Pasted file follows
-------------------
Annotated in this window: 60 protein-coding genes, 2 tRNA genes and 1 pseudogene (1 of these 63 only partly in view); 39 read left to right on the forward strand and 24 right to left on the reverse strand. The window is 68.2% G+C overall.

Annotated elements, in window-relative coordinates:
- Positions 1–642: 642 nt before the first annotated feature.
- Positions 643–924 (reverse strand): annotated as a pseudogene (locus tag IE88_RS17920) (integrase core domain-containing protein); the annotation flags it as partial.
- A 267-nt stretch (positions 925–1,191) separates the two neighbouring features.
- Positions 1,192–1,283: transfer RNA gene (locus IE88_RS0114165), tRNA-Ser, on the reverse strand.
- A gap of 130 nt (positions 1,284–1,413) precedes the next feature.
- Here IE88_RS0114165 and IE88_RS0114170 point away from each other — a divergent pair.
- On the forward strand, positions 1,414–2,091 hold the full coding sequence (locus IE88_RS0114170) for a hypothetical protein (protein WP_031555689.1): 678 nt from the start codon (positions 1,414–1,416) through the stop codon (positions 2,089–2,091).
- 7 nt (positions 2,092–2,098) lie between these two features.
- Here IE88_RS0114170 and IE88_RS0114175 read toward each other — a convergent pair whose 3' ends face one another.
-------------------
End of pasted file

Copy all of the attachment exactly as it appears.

Annotated in this window: 60 protein-coding genes, 2 tRNA genes and 1 pseudogene (1 of these 63 only partly in view); 39 read left to right on the forward strand and 24 right to left on the reverse strand. The window is 68.2% G+C overall.

Annotated elements, in window-relative coordinates:
- Positions 1–642: 642 nt before the first annotated feature.
- Positions 643–924 (reverse strand): annotated as a pseudogene (locus tag IE88_RS17920) (integrase core domain-containing protein); the annotation flags it as partial.
- A 267-nt stretch (positions 925–1,191) separates the two neighbouring features.
- Positions 1,192–1,283: transfer RNA gene (locus IE88_RS0114165), tRNA-Ser, on the reverse strand.
- A gap of 130 nt (positions 1,284–1,413) precedes the next feature.
- Here IE88_RS0114165 and IE88_RS0114170 point away from each other — a divergent pair.
- On the forward strand, positions 1,414–2,091 hold the full coding sequence (locus IE88_RS0114170) for a hypothetical protein (protein WP_031555689.1): 678 nt from the start codon (positions 1,414–1,416) through the stop codon (positions 2,089–2,091).
- 7 nt (positions 2,092–2,098) lie between these two features.
- Here IE88_RS0114170 and IE88_RS0114175 read toward each other — a convergent pair whose 3' ends face one another.